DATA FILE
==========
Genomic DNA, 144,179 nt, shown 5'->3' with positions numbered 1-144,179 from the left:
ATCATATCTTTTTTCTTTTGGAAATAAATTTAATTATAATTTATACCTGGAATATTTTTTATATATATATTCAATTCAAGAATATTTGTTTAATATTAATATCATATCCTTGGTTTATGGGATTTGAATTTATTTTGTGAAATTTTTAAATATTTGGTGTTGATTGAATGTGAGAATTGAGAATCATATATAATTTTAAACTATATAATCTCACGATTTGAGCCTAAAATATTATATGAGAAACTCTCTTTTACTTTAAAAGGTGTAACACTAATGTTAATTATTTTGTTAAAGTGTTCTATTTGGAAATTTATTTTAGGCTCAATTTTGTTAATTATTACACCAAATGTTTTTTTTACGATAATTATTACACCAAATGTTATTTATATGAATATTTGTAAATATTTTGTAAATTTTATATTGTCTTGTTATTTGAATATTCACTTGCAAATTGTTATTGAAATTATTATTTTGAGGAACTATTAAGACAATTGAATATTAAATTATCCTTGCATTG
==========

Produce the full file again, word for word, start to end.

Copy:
Genomic DNA, 144,179 nt, shown 5'->3' with positions numbered 1-144,179 from the left:
ATCATATCTTTTTTCTTTTGGAAATAAATTTAATTATAATTTATACCTGGAATATTTTTTATATATATATTCAATTCAAGAATATTTGTTTAATATTAATATCATATCCTTGGTTTATGGGATTTGAATTTATTTTGTGAAATTTTTAAATATTTGGTGTTGATTGAATGTGAGAATTGAGAATCATATATAATTTTAAACTATATAATCTCACGATTTGAGCCTAAAATATTATATGAGAAACTCTCTTTTACTTTAAAAGGTGTAACACTAATGTTAATTATTTTGTTAAAGTGTTCTATTTGGAAATTTATTTTAGGCTCAATTTTGTTAATTATTACACCAAATGTTTTTTTTACGATAATTATTACACCAAATGTTATTTATATGAATATTTGTAAATATTTTGTAAATTTTATATTGTCTTGTTATTTGAATATTCACTTGCAAATTGTTATTGAAATTATTATTTTGAGGAACTATTAAGACAATTGAATATTAAATTATCCTTGCATTG